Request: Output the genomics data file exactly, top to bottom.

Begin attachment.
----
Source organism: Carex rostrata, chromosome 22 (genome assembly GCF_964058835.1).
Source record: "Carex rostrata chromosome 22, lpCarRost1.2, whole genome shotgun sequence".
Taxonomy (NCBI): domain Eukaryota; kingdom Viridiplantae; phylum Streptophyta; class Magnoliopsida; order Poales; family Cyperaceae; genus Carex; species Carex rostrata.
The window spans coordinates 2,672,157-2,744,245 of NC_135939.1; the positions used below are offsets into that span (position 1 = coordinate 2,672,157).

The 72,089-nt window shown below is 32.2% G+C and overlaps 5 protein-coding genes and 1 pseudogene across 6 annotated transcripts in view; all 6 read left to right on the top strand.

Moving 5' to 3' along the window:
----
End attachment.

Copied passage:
Source organism: Carex rostrata, chromosome 22 (genome assembly GCF_964058835.1).
Source record: "Carex rostrata chromosome 22, lpCarRost1.2, whole genome shotgun sequence".
Taxonomy (NCBI): domain Eukaryota; kingdom Viridiplantae; phylum Streptophyta; class Magnoliopsida; order Poales; family Cyperaceae; genus Carex; species Carex rostrata.
The window spans coordinates 2,672,157-2,744,245 of NC_135939.1; the positions used below are offsets into that span (position 1 = coordinate 2,672,157).

The 72,089-nt window shown below is 32.2% G+C and overlaps 5 protein-coding genes and 1 pseudogene across 6 annotated transcripts in view; all 6 read left to right on the top strand.

Moving 5' to 3' along the window: